I make the same point as regards my other question relating to Section 134 of the 1984 Act, regarding proof of genuineness and the computerised seal. Once again, computers are frail and, without this check and balance, there is a danger that documents will issue which are not genuine. That could cause great distress to people who are mistakenly in receipt of them. I wonder whether the noble and learned Lord is right to dispense with these two procedures. They are, of course, time-honoured, but nonetheless valuable for that.

Lord Falconer of Thoroton

My Lords, I am grateful for the general welcome that the noble Lord has given to the proposals. Perhaps I may deal first with the points that he made. The noble Lord asked whether it was sensible to make these changes now before the approval of the across-the-board rules which, I believe, are due to come into force on 26th April 1999. The answer is that this order must come into force at or before the same time as the Civil Procedure Rules are made because this order contains some of the powers which are necessary for those rules (which will come into force on 26th April 1999) to be brought into force.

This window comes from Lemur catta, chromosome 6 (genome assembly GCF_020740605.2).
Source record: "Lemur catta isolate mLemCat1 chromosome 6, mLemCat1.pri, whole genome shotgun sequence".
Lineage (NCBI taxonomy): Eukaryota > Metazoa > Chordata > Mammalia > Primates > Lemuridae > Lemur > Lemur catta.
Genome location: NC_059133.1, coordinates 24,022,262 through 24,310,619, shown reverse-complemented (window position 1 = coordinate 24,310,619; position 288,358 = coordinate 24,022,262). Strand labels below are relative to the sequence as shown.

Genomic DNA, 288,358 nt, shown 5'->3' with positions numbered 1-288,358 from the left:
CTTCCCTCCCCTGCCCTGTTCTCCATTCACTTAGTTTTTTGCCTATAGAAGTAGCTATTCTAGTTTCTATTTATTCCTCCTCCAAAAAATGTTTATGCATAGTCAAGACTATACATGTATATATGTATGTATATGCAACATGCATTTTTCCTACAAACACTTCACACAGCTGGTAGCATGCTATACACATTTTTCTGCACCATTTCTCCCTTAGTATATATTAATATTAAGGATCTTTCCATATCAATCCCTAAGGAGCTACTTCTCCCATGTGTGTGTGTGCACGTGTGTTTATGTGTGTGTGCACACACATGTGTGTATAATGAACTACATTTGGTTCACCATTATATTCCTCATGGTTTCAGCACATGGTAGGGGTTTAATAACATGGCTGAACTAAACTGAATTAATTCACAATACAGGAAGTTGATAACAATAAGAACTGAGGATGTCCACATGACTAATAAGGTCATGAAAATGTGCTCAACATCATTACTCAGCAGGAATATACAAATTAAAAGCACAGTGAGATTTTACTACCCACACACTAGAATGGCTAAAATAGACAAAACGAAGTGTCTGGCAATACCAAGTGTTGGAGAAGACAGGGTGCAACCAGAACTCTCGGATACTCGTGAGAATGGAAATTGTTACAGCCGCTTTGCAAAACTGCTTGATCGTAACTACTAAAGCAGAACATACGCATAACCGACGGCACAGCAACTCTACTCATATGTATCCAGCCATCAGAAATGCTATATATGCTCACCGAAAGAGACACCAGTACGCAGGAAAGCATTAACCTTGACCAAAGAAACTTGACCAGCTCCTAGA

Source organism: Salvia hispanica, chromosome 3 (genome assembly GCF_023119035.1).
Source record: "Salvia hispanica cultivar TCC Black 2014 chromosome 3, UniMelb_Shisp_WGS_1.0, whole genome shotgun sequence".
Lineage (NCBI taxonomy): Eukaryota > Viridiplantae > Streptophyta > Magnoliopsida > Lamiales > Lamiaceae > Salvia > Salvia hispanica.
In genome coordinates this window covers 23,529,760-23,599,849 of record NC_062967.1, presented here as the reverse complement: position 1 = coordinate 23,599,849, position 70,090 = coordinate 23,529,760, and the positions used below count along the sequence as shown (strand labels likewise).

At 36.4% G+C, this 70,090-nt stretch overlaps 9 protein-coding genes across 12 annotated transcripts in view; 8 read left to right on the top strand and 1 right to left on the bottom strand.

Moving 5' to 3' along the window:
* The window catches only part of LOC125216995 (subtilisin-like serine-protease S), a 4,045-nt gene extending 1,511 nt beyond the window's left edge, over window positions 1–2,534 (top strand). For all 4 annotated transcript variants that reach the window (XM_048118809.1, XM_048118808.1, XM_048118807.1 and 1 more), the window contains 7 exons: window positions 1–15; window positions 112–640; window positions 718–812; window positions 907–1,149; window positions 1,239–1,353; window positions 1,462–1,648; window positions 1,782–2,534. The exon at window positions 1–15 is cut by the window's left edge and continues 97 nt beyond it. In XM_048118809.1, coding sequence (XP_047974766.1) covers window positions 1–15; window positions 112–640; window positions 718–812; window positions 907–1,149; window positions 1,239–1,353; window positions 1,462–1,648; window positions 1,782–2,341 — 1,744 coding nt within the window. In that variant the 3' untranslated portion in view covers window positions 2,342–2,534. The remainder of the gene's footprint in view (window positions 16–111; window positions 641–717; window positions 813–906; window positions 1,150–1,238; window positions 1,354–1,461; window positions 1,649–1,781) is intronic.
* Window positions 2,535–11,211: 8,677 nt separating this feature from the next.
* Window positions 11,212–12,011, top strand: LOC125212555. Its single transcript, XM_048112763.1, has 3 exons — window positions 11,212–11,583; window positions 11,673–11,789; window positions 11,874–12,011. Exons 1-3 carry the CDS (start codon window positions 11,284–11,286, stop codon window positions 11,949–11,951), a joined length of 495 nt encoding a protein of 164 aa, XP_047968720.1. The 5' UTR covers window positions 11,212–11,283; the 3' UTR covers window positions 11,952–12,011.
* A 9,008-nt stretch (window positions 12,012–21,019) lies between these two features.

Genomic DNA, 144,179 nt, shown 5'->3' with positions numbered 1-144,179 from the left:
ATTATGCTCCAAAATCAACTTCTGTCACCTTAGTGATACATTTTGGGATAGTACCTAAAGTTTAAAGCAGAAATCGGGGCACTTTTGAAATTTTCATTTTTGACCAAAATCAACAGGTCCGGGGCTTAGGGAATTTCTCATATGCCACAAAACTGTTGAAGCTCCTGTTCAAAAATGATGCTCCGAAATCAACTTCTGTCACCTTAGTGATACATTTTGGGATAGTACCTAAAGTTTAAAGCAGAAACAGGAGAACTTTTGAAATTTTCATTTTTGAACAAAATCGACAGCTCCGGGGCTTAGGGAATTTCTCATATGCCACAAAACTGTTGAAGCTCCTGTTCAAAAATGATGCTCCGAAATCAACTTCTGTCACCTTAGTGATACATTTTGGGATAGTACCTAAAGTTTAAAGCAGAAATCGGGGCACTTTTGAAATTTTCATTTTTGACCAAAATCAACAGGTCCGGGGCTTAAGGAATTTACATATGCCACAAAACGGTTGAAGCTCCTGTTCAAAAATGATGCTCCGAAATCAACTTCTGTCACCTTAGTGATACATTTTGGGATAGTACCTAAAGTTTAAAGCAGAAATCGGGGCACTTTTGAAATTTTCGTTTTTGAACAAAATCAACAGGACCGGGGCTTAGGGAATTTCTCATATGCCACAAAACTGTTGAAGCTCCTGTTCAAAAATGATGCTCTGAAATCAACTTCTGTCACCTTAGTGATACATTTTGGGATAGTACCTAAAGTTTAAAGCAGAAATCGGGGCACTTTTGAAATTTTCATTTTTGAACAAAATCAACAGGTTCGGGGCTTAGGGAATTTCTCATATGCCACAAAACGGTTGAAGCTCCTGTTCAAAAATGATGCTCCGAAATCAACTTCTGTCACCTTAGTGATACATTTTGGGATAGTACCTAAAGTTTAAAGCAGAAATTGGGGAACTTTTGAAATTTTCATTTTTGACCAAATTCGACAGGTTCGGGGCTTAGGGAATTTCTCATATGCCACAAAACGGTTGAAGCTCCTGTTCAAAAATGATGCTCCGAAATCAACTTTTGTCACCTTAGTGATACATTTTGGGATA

Therefore, I believe it is sensible for these provisions to come first because, legally, they provide the foundation for some of the rule changes that are to come. For example, at the end of his remarks the noble Lord referred to Sections 133 and 134 of the 1984 Act. They remove the restriction for a signature in certain cases. However, as to what will replace it, that will come in the rules themselves. So, to some extent, these provisions pave the way for some of the rules. I give way to the noble Lord.

Lord Kingsland

My Lords, I thank the noble and learned Lord for giving way before he has got into his stride. Behind my question there is not just a procedural issue but a constitutional one. By approving this order now, does the noble and learned Lord not agree that we are anticipating the legislative discretion of your Lordships' House? I know that it would be constitutionally close to a revolution if your Lordships' House were to refuse an item of delegated legislation; but your Lordships' House does have that power. Is not the noble and learned Lord anticipating a discretion which your Lordships' House has not yet exercised, and making assumptions about what your Lordships' House will do which are not necessarily valid?